Lack of Tech Workforce Diversity in Silicon Valley – my $0.02

Green Ball

Earlier today, on a Wall St. Journal tech blog stats were published showing that a large majority of workers at well known Silicon Valley tech companies are white or asian.  This follows some news of the last several weeks where tech companies are acknowledging this.
The question is:  Is this a problem?
And the next:  If so, can it be solved?
And lastly:  If so, what is the one solution or what are the multiple solutions to the problem?
I’d argue that it is a problem.  The world is in a knowledge economy and the more Americans that can participate in the knowledge economy, the better for America.  The lack of diversity reflects a lack of participation in the field and thus portions of the country not participating in the economy, as full as possible.
Yes, there is extrapolation going on here – large companies predominantly housed in Silicon Valley is being used as a proxy for all tech, and tech being a proxy for the best portions of the economy in the nation.
But, when they say that small companies grow the economy, it isn’t someone selling stamps or vitamins, it is companies that have venture capital like the beginnings of Facebook and such.
Tech companies start with some tech guys with an idea.  They borrow.  Then they go for venture capital.  Venture Capitalists want to ensure that the plan is sound and/or that they have some proven leadership.  The companies try to staff up with the best staff they can.
Meanwhile, the tech companies are in fierce competition for talent (except when they collude to keep wages down). So, tech companies in Silicon Valley have glorious headquarters and are willing to shuttle staff down from San Francisco.
So, when selecting candidates from college, what would tech companies look for?  Graduates with STEM degrees, of course.  And what does that diversity look like?  According to this site, , in 2011 75% of grads in Comp Sci were White or Asian.
In addition, those who start college pursuing STEM degrees, under represented minorities are less successful in completing those programs than others.  And this can be tied to how they perform in high school.  Minorities are known not to perform as well. In 2013 it was said, “This year only 15 percent of blacks and 23 percent of Latinos met or exceeded the SAT benchmark for college and career readiness.”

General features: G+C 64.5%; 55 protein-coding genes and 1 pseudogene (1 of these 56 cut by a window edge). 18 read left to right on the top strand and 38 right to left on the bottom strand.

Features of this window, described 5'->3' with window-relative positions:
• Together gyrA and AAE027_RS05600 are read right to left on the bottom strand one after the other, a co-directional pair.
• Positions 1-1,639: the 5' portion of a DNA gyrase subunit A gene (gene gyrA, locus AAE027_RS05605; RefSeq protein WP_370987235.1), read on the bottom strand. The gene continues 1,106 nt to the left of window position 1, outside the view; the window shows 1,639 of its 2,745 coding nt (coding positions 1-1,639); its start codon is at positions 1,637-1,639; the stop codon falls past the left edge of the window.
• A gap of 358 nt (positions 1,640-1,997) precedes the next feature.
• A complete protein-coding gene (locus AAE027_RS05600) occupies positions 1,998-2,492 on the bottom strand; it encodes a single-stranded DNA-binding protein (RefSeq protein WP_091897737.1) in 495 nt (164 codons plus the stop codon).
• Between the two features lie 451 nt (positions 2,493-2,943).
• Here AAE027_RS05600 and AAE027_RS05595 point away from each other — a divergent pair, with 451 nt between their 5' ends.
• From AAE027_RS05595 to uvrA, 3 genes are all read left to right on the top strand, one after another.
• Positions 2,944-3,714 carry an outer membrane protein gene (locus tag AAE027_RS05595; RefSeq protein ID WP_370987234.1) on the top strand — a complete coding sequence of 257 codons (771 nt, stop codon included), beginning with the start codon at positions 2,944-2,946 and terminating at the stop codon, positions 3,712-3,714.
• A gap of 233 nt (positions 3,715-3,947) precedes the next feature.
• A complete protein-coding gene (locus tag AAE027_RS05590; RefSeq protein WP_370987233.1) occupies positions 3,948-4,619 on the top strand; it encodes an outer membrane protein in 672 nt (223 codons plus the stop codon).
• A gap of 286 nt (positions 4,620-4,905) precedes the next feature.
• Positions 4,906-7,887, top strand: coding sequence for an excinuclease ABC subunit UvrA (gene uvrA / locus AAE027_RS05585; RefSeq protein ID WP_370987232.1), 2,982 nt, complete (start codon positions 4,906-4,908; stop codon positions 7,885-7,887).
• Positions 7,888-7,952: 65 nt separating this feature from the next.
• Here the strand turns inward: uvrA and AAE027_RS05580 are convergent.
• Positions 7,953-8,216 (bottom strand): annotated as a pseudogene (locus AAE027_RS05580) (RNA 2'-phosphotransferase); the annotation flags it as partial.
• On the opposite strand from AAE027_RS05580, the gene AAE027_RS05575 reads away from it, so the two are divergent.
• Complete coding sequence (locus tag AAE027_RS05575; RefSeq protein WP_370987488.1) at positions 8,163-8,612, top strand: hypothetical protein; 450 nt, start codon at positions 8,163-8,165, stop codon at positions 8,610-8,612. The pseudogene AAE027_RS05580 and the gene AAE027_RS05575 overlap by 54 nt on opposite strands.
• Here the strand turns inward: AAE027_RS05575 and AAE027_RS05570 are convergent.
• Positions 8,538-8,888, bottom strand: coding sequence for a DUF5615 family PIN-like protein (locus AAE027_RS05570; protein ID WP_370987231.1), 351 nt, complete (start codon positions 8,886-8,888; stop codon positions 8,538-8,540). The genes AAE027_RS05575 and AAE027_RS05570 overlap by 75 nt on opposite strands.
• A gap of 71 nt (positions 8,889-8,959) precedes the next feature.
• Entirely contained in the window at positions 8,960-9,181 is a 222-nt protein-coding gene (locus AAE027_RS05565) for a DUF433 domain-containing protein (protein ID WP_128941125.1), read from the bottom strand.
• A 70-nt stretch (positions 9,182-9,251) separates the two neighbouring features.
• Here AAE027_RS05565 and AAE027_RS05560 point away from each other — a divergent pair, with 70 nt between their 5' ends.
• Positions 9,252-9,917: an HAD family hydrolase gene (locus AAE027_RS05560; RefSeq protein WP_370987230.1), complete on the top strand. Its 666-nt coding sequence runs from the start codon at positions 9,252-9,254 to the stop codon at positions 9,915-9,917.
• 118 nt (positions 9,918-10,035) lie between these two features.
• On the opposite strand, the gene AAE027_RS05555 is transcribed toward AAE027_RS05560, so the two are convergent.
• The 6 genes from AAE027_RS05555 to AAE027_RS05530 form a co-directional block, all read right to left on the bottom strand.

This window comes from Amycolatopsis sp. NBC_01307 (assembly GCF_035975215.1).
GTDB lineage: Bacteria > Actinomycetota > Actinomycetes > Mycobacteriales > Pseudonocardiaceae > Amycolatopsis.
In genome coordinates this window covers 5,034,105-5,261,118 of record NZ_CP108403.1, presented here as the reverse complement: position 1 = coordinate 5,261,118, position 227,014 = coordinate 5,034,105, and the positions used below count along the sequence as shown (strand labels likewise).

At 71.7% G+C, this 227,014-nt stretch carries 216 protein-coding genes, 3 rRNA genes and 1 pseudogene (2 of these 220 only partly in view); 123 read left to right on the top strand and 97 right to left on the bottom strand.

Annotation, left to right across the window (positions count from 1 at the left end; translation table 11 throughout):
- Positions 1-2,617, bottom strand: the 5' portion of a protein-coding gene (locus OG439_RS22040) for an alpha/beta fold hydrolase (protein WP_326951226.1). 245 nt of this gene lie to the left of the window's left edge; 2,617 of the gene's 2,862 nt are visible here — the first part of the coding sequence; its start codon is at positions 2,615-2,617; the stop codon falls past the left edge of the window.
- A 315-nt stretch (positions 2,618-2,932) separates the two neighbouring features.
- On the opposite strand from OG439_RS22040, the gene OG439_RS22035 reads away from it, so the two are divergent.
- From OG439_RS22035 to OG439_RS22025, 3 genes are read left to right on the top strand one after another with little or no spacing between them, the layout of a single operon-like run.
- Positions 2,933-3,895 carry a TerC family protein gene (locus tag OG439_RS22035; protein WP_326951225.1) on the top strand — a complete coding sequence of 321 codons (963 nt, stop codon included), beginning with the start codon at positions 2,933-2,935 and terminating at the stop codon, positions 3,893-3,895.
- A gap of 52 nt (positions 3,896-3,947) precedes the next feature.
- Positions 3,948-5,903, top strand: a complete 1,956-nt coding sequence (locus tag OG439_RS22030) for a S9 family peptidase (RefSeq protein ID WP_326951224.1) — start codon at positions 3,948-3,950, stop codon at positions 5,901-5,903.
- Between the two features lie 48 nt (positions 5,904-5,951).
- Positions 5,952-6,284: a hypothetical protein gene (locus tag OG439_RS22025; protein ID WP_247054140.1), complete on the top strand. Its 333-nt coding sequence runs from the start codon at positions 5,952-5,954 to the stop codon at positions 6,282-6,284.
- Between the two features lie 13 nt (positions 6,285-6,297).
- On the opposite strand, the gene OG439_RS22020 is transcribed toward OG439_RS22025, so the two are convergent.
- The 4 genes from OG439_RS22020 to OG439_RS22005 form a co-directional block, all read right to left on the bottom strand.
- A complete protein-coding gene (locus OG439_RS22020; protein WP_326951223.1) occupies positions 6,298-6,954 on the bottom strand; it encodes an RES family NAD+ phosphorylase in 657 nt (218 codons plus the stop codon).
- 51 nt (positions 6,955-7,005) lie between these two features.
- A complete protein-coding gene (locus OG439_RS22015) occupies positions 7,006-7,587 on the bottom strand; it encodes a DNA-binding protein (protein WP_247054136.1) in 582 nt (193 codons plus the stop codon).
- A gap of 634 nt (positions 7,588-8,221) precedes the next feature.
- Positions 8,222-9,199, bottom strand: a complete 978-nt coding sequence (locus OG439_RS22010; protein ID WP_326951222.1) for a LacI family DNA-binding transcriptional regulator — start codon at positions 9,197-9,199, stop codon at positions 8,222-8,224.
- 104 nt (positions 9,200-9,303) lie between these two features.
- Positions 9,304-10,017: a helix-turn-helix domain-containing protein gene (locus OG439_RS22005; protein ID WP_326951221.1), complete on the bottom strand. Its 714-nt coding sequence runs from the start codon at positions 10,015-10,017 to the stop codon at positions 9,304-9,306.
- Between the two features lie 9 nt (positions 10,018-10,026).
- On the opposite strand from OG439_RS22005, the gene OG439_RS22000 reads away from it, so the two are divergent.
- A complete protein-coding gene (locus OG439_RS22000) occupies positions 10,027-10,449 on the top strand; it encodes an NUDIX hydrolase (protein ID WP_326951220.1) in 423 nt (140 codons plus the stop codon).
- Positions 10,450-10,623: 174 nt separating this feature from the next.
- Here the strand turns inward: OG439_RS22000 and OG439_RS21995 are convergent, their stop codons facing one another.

So, this does not really seem to be a problem with the tech companies.  You don’t hear how NFL teams aren’t recruiting enough from the Ivy League.  Going back to the question:  Is this a problem?  Yes.  More specifically, is it the tech companies’ problem?  No.
Can the problem of minority participation in tech be solved?  Maybe.  It needs to be done in earlier years.  In high school and earlier, logic and cause & effect, need to be taught.  Taking on the subject of the problem with public schools is beyond this blog, but the point is that the diversity in tech outcomes are results of issues long before it gets to employers.

Off soapbox,

Jim – 06/19/14 @itbycrayon View Jim Surlow's profile on LinkedIn (I don’t accept general LinkedIn invites – but if you say you read my blog, it will change my mind)

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3 Reasons why military veterans make good employees

Green Ball

Over the years, I have had the pleasure of working with numerous veterans of our armed forces. There are many experiences which I believe are common to the military that transfer over to civilian employment. I have not served in the military, but I believe my experience with former military colleagues and screening many job applicants over the past 20 years allows me to offer an opinion.